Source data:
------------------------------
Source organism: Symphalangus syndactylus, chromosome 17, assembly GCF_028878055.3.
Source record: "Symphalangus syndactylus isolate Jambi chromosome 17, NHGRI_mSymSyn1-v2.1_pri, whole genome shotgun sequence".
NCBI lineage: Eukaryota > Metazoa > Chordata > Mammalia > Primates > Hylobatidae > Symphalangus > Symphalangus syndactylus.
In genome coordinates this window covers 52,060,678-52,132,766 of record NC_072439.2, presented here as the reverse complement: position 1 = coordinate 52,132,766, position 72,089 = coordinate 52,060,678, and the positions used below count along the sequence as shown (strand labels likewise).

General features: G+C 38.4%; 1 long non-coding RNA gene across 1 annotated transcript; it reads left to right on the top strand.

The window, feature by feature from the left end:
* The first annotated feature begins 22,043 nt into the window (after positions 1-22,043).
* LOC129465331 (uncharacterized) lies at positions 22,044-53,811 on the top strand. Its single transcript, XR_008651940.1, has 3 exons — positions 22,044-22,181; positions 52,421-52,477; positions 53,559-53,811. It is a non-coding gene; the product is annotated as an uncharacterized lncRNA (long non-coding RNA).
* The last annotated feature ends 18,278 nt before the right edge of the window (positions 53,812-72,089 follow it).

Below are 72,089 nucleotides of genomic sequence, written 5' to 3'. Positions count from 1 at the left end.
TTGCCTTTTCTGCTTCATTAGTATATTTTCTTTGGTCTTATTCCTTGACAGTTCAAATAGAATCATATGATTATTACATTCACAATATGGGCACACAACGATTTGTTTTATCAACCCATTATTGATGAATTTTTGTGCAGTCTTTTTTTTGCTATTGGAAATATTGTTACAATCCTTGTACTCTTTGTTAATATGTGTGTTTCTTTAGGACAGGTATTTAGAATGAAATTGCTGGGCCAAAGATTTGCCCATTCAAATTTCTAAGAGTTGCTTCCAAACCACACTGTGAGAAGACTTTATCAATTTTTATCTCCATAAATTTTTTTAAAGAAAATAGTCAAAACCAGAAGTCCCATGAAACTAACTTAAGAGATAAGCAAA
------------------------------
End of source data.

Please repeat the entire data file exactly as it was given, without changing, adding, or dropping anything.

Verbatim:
Source organism: Symphalangus syndactylus, chromosome 17, assembly GCF_028878055.3.
Source record: "Symphalangus syndactylus isolate Jambi chromosome 17, NHGRI_mSymSyn1-v2.1_pri, whole genome shotgun sequence".
NCBI lineage: Eukaryota > Metazoa > Chordata > Mammalia > Primates > Hylobatidae > Symphalangus > Symphalangus syndactylus.
In genome coordinates this window covers 52,060,678-52,132,766 of record NC_072439.2, presented here as the reverse complement: position 1 = coordinate 52,132,766, position 72,089 = coordinate 52,060,678, and the positions used below count along the sequence as shown (strand labels likewise).

General features: G+C 38.4%; 1 long non-coding RNA gene across 1 annotated transcript; it reads left to right on the top strand.

The window, feature by feature from the left end:
* The first annotated feature begins 22,043 nt into the window (after positions 1-22,043).
* LOC129465331 (uncharacterized) lies at positions 22,044-53,811 on the top strand. Its single transcript, XR_008651940.1, has 3 exons — positions 22,044-22,181; positions 52,421-52,477; positions 53,559-53,811. It is a non-coding gene; the product is annotated as an uncharacterized lncRNA (long non-coding RNA).
* The last annotated feature ends 18,278 nt before the right edge of the window (positions 53,812-72,089 follow it).

Below are 72,089 nucleotides of genomic sequence, written 5' to 3'. Positions count from 1 at the left end.
TTGCCTTTTCTGCTTCATTAGTATATTTTCTTTGGTCTTATTCCTTGACAGTTCAAATAGAATCATATGATTATTACATTCACAATATGGGCACACAACGATTTGTTTTATCAACCCATTATTGATGAATTTTTGTGCAGTCTTTTTTTTGCTATTGGAAATATTGTTACAATCCTTGTACTCTTTGTTAATATGTGTGTTTCTTTAGGACAGGTATTTAGAATGAAATTGCTGGGCCAAAGATTTGCCCATTCAAATTTCTAAGAGTTGCTTCCAAACCACACTGTGAGAAGACTTTATCAATTTTTATCTCCATAAATTTTTTTAAAGAAAATAGTCAAAACCAGAAGTCCCATGAAACTAACTTAAGAGATAAGCAAA